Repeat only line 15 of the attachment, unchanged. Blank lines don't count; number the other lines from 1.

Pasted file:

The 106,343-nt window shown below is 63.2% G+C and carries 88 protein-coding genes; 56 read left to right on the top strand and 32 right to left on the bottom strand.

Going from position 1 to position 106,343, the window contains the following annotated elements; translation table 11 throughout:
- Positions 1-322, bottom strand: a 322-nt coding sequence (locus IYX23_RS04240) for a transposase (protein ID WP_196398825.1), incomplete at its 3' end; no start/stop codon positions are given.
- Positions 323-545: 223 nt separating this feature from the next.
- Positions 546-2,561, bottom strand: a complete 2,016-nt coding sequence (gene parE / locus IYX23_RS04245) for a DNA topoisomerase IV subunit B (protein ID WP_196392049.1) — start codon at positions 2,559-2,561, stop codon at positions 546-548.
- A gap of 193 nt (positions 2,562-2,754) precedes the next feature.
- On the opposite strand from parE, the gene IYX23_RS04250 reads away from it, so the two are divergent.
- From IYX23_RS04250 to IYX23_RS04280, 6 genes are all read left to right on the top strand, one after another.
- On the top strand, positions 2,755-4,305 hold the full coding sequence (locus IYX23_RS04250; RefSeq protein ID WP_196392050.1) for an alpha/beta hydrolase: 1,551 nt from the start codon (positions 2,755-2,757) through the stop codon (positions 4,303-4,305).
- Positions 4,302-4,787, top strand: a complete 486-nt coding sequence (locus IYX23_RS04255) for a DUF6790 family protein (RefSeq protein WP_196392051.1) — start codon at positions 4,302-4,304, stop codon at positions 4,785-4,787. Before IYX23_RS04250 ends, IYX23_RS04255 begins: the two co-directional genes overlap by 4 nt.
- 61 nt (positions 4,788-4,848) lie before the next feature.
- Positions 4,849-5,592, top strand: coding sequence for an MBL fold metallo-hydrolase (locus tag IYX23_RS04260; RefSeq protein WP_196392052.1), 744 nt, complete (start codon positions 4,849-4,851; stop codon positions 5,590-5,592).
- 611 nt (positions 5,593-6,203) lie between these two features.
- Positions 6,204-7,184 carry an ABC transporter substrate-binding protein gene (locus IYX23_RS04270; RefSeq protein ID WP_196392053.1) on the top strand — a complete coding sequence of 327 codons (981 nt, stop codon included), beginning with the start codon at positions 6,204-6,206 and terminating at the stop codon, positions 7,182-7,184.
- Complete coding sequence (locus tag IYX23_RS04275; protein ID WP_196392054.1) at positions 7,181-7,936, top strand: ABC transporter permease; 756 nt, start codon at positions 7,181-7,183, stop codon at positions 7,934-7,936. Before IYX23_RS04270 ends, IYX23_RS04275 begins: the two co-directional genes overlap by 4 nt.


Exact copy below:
- Complete coding sequence (locus tag IYX23_RS04275; protein ID WP_196392054.1) at positions 7,181-7,936, top strand: ABC transporter permease; 756 nt, start codon at positions 7,181-7,183, stop codon at positions 7,934-7,936. Before IYX23_RS04270 ends, IYX23_RS04275 begins: the two co-directional genes overlap by 4 nt.